Teenage pregnancy can change a woman’s life. Half the adolescent moms graduate high school by 22, compared to 90% of non-mothers. Teenage mothers’ children are likelier to drop out of high school and go to prison. Dr. Stephen Griffin, an OB-GYN and assistant professor at Texas Tech University in Lubbock, called birth control for young women a “safety problem” and said many parents misjudged their teens’ sexual activity.
Kaiser Health News tweeted that Girls in Texas Could Get Birth Control at Federal Clinics. You can check below:
#NewOnKHN: A Donald Trump-appointed federal judge agreed that even the possibility that the father’s daughters might access contraception without his permission violated the tenants of his Christian faith.
— Kaiser Health News (@KHNews) March 8, 2023
Griffin claimed that regular churchgoers are more prone to underestimate their child’s risk-taking. Parents who believe they communicate openly with their children underestimate the risk. More than 1 in 6 Texas teens who gave birth in 2020 previously had a child. Following other state limits on reproductive health care, health experts expect the court decision barring contraception from raising those numbers.
“Abortion is illegal in Texas. Kids aren’t getting comprehensive sexual education in schools. A vast [number] of folks in Texas are living without health insurance,” said Stephanie LeBleu, acting director of Every Body Texas, which administers the state’s more than 150 Title X clinics. “So it does make it very difficult to get sexual health services.”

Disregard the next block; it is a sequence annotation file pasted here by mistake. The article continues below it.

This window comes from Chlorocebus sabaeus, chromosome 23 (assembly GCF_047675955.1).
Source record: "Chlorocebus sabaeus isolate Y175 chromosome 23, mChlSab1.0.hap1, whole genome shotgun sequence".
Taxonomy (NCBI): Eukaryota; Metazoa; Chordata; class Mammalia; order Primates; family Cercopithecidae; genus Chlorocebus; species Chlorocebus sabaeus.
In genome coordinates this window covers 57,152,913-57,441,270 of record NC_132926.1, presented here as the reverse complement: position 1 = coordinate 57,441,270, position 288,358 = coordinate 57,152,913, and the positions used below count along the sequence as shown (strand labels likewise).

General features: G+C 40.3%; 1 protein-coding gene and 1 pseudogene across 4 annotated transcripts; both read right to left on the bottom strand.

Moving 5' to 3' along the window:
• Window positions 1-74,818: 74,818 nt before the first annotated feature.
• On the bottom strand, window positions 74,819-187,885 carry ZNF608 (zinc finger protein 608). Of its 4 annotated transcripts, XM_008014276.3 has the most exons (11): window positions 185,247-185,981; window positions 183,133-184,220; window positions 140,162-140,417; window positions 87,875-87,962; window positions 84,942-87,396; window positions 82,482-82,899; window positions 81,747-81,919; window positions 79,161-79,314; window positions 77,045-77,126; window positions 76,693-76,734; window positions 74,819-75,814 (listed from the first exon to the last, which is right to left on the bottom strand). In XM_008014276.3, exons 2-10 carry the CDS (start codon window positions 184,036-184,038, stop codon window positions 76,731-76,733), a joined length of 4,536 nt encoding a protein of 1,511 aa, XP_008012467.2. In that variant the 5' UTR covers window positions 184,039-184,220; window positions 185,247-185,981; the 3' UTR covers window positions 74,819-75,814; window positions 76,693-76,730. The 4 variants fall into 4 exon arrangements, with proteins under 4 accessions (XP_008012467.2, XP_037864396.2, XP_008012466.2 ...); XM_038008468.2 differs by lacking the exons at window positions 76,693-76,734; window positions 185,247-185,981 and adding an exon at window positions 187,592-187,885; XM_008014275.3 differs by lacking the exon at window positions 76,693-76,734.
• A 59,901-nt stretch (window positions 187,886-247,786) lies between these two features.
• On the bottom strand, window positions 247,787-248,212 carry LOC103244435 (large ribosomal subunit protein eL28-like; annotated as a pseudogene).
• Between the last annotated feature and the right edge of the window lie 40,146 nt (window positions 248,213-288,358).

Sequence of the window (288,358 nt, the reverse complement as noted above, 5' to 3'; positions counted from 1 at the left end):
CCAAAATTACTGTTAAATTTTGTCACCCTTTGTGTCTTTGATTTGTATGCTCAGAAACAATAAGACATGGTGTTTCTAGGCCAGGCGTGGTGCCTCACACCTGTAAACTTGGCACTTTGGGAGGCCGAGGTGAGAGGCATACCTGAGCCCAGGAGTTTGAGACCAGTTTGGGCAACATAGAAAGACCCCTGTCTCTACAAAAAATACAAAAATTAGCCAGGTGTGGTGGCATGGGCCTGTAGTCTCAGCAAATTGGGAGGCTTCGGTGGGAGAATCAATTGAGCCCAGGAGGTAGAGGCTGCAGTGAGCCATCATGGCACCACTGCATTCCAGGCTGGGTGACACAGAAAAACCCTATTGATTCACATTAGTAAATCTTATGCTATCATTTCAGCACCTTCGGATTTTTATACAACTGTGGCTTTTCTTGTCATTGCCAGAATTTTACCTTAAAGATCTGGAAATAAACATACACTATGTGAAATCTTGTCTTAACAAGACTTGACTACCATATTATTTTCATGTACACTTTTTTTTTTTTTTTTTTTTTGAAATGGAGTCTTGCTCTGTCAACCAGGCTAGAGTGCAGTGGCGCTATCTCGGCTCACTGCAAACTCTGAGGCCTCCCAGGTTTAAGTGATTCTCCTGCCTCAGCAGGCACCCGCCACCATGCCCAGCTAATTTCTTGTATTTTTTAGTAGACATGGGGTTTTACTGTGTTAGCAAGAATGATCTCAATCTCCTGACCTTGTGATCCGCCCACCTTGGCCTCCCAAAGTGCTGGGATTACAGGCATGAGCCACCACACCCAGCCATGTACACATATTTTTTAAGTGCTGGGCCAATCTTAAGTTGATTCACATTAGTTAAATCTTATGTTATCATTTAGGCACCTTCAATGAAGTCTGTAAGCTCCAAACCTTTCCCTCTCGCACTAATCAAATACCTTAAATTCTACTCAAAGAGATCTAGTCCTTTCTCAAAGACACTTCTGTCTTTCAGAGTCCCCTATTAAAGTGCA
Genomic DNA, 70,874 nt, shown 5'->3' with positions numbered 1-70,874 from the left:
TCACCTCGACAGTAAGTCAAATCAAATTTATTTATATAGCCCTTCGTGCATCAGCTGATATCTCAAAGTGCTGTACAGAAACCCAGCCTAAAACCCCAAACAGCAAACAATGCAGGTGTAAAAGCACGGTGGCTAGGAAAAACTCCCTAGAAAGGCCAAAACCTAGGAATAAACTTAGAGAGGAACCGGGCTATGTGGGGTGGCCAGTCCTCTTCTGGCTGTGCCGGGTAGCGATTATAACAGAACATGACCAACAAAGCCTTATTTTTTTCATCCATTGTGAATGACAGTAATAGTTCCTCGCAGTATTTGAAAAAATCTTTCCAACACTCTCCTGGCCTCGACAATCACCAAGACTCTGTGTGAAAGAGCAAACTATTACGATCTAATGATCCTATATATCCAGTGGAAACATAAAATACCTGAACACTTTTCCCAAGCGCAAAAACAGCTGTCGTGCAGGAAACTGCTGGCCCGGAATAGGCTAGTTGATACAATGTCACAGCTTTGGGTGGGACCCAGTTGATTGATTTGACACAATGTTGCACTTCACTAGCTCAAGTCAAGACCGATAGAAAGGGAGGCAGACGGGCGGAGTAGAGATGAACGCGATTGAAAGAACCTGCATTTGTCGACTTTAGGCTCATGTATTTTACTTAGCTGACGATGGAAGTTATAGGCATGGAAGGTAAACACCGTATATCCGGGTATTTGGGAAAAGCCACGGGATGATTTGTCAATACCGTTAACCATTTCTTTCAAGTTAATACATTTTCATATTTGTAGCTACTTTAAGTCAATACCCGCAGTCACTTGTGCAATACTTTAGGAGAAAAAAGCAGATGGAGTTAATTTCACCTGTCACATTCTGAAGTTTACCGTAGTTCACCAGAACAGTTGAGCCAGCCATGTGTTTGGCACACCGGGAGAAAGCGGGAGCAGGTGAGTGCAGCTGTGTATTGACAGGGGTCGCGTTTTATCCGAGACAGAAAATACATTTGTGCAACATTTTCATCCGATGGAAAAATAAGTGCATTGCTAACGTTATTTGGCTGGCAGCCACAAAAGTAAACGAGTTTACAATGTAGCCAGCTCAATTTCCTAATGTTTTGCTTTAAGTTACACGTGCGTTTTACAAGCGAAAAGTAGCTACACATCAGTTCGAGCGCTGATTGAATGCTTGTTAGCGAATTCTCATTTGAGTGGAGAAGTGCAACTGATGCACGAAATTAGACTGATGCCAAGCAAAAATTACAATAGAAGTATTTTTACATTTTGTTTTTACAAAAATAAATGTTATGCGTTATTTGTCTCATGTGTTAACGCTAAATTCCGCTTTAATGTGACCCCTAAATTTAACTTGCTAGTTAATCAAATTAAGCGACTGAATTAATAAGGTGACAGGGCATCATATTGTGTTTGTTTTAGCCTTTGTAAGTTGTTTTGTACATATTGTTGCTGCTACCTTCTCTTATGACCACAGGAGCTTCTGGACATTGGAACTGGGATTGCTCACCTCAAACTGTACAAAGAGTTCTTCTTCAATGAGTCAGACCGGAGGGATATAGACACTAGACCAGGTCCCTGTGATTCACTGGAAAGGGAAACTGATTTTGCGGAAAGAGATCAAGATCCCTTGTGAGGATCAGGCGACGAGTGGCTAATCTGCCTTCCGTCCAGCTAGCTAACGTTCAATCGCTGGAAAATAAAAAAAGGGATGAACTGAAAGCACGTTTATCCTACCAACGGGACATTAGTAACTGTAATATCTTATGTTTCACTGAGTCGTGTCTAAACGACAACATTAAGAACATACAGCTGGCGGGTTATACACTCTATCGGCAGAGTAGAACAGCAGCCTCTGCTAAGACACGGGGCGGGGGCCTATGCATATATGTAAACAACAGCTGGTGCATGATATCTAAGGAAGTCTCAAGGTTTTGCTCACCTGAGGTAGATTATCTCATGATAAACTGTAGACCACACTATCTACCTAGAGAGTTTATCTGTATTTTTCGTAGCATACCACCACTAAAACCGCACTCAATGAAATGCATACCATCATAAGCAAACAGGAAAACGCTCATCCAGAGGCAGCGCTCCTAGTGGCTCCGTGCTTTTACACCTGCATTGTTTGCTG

In February, the Biden administration appealed to Texas. LeBleu stated that teens currently have no safety net.
Private and Controversial
Confidentiality encourages youth to seek sexual health care. Texans like Christi Covington believe the law shouldn’t make exceptions even in the most challenging instances. Round Rock is Covington’s Austin suburb. She reared three evangelical children. Despite religious objections to birth control, she felt the family should be honored.
“God designed the world for there to be parents and then we have our offspring and that the parents care for those children, and that is design,” she said. “And we do see that reflected in nature.”
According to National Center for Youth Law senior director of health Rebecca Gudeman, 60% of youth include their parents in such decisions. She said couples like Victoria and Richard Robledo, who started dating as minors, can’t engage their parents or guardians. Victoria said she wanted birth control early on but couldn’t ask her mother, a devout Catholic.
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Victoria located a free birth control clinic a mile from her high school. The married couple has two children and lives in Clovis, New Mexico, across the state border. Victoria claimed she went to college, and her husband joined the military because she was able to prevent conception as a teenager.
“We weren’t worried about the fact that we may have a kid,” she said. “We both were able to go out and live our own lives.”